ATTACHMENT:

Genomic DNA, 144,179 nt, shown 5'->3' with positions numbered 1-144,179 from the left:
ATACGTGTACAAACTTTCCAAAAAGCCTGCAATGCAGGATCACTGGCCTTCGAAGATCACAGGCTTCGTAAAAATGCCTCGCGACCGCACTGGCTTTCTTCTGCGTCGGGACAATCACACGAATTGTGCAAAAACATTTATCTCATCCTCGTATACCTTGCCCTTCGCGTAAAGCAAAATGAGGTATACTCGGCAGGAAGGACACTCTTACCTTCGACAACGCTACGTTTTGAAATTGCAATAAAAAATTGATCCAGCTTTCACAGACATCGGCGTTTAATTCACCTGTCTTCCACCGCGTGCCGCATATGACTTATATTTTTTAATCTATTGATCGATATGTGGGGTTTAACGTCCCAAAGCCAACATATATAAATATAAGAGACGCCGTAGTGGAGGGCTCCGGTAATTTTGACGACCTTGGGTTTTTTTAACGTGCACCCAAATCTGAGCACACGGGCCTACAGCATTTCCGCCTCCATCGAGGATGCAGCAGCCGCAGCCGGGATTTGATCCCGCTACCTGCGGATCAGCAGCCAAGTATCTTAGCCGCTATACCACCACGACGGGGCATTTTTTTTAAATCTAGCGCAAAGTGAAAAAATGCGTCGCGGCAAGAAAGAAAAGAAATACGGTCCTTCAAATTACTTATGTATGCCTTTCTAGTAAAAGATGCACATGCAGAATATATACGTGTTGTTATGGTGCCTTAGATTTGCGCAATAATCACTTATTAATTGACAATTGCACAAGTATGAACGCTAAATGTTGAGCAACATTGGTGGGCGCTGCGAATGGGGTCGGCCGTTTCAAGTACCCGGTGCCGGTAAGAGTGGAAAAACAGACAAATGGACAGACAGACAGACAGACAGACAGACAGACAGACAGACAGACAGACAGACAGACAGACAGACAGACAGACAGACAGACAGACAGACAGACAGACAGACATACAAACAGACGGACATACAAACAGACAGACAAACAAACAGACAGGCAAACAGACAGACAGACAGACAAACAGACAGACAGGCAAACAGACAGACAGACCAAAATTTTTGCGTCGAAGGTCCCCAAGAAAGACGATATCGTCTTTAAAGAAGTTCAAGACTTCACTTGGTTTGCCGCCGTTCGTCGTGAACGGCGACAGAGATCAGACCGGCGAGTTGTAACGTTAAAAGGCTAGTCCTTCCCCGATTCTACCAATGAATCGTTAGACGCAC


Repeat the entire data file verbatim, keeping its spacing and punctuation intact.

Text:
Genomic DNA, 144,179 nt, shown 5'->3' with positions numbered 1-144,179 from the left:
ATACGTGTACAAACTTTCCAAAAAGCCTGCAATGCAGGATCACTGGCCTTCGAAGATCACAGGCTTCGTAAAAATGCCTCGCGACCGCACTGGCTTTCTTCTGCGTCGGGACAATCACACGAATTGTGCAAAAACATTTATCTCATCCTCGTATACCTTGCCCTTCGCGTAAAGCAAAATGAGGTATACTCGGCAGGAAGGACACTCTTACCTTCGACAACGCTACGTTTTGAAATTGCAATAAAAAATTGATCCAGCTTTCACAGACATCGGCGTTTAATTCACCTGTCTTCCACCGCGTGCCGCATATGACTTATATTTTTTAATCTATTGATCGATATGTGGGGTTTAACGTCCCAAAGCCAACATATATAAATATAAGAGACGCCGTAGTGGAGGGCTCCGGTAATTTTGACGACCTTGGGTTTTTTTAACGTGCACCCAAATCTGAGCACACGGGCCTACAGCATTTCCGCCTCCATCGAGGATGCAGCAGCCGCAGCCGGGATTTGATCCCGCTACCTGCGGATCAGCAGCCAAGTATCTTAGCCGCTATACCACCACGACGGGGCATTTTTTTTAAATCTAGCGCAAAGTGAAAAAATGCGTCGCGGCAAGAAAGAAAAGAAATACGGTCCTTCAAATTACTTATGTATGCCTTTCTAGTAAAAGATGCACATGCAGAATATATACGTGTTGTTATGGTGCCTTAGATTTGCGCAATAATCACTTATTAATTGACAATTGCACAAGTATGAACGCTAAATGTTGAGCAACATTGGTGGGCGCTGCGAATGGGGTCGGCCGTTTCAAGTACCCGGTGCCGGTAAGAGTGGAAAAACAGACAAATGGACAGACAGACAGACAGACAGACAGACAGACAGACAGACAGACAGACAGACAGACAGACAGACAGACAGACAGACAGACAGACAGACAGACAGACAGACATACAAACAGACGGACATACAAACAGACAGACAAACAAACAGACAGGCAAACAGACAGACAGACAGACAAACAGACAGACAGGCAAACAGACAGACAGACCAAAATTTTTGCGTCGAAGGTCCCCAAGAAAGACGATATCGTCTTTAAAGAAGTTCAAGACTTCACTTGGTTTGCCGCCGTTCGTCGTGAACGGCGACAGAGATCAGACCGGCGAGTTGTAACGTTAAAAGGCTAGTCCTTCCCCGATTCTACCAATGAATCGTTAGACGCAC